Soe Soe Htway1
1University Of Melbourne, Australia
Fuelled by the global food crisis in 2007-08, foreign investment in land has become more intensive in developing countries like Myanmar. Foreign investors make land deals in different forms, ranging from large-scale land acquisition, contract farming, and land rental. What is less well-known is what happens when access to farmland is constrained by foreign investors, how do local people respond, and what is the role of local people in land rental process? This presentation focuses on farmland rental for watermelon production by absentee foreigners in the dry zone of Myanmar. It examines the networks and relationships (between farmers, middlemen, and foreign investors) that enable foreign investment in farmland rental. In-depth interviews, key-informant interviews and observations were employed for qualitative data collection. The study finds that farmland rental by absentee investors is largely influenced by local residents and farmers, and that these relationships with local companies and brokers are key to understanding the current situation of farmland rental. As a result, this study highlights that the involvement of local people in farmland rentals needs to be taken in the consideration of policy implementations related to foreign investment in farmland rentals process in rural area of Myanmar.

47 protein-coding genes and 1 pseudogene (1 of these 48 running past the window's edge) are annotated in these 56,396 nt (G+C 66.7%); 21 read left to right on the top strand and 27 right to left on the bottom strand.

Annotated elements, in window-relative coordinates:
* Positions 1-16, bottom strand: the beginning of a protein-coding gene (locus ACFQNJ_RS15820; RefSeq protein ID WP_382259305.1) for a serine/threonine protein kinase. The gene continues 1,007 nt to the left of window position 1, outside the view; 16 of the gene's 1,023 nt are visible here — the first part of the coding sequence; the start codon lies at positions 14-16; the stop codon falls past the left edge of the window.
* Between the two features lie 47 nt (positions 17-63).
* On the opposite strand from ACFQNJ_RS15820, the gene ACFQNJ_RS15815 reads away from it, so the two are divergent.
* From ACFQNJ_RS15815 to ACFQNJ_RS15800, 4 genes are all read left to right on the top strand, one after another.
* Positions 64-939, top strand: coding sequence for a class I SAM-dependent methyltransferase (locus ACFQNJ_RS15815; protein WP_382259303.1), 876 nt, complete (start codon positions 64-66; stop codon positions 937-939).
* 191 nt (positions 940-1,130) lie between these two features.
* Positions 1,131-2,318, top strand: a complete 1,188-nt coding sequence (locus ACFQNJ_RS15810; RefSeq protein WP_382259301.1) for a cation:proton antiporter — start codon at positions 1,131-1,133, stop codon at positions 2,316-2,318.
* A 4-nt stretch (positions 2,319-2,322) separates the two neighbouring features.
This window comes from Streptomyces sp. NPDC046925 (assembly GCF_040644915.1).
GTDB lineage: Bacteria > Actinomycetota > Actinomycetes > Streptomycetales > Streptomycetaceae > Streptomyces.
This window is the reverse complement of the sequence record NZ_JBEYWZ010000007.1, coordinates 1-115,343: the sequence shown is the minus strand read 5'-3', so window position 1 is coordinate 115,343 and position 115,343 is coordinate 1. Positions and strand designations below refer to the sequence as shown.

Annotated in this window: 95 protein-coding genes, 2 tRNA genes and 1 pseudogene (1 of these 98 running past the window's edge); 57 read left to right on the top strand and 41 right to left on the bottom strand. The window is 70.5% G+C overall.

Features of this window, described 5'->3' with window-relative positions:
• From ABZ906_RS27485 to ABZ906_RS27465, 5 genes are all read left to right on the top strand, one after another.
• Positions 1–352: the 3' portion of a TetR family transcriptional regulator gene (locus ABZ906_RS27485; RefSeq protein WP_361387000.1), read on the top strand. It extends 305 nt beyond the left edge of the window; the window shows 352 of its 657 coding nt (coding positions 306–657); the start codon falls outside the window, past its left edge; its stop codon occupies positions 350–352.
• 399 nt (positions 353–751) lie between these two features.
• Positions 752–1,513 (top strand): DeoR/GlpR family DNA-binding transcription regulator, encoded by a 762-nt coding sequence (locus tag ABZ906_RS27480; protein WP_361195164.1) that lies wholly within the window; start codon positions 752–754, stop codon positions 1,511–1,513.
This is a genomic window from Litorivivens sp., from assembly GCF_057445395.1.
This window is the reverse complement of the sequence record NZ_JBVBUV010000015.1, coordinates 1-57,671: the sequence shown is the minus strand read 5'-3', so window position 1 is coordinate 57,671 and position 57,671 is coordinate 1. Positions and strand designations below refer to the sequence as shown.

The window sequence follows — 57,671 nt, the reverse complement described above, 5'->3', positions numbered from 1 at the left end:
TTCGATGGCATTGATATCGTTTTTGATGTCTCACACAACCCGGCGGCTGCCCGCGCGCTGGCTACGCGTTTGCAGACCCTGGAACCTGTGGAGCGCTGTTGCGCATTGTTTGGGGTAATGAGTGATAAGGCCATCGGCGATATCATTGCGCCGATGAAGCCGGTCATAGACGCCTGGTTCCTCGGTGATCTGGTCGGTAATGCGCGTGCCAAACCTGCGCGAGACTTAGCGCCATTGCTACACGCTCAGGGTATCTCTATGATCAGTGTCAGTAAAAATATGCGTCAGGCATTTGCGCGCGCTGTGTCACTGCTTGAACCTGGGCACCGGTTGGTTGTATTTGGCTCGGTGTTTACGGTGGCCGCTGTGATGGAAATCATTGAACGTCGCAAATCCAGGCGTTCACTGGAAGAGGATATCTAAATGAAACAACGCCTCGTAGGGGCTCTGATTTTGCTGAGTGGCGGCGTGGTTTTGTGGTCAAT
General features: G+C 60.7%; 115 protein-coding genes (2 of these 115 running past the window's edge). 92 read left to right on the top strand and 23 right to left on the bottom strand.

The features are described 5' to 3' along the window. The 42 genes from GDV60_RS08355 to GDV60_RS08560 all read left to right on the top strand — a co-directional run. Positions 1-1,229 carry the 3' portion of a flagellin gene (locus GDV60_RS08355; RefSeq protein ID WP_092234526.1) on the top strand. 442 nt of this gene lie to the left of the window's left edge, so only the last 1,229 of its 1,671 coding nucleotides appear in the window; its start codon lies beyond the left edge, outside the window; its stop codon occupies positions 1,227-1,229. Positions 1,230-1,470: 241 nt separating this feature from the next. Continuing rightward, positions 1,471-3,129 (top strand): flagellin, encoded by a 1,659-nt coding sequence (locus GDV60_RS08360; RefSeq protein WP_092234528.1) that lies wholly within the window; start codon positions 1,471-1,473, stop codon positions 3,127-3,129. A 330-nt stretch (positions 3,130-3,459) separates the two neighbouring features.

Soe Soe is a PhD Candidate in the School of Geography at the University of Melbourne. Her research examines the impacts of Foreign Direct Investment at the local level, and the broader implications for rural development of Myanmar.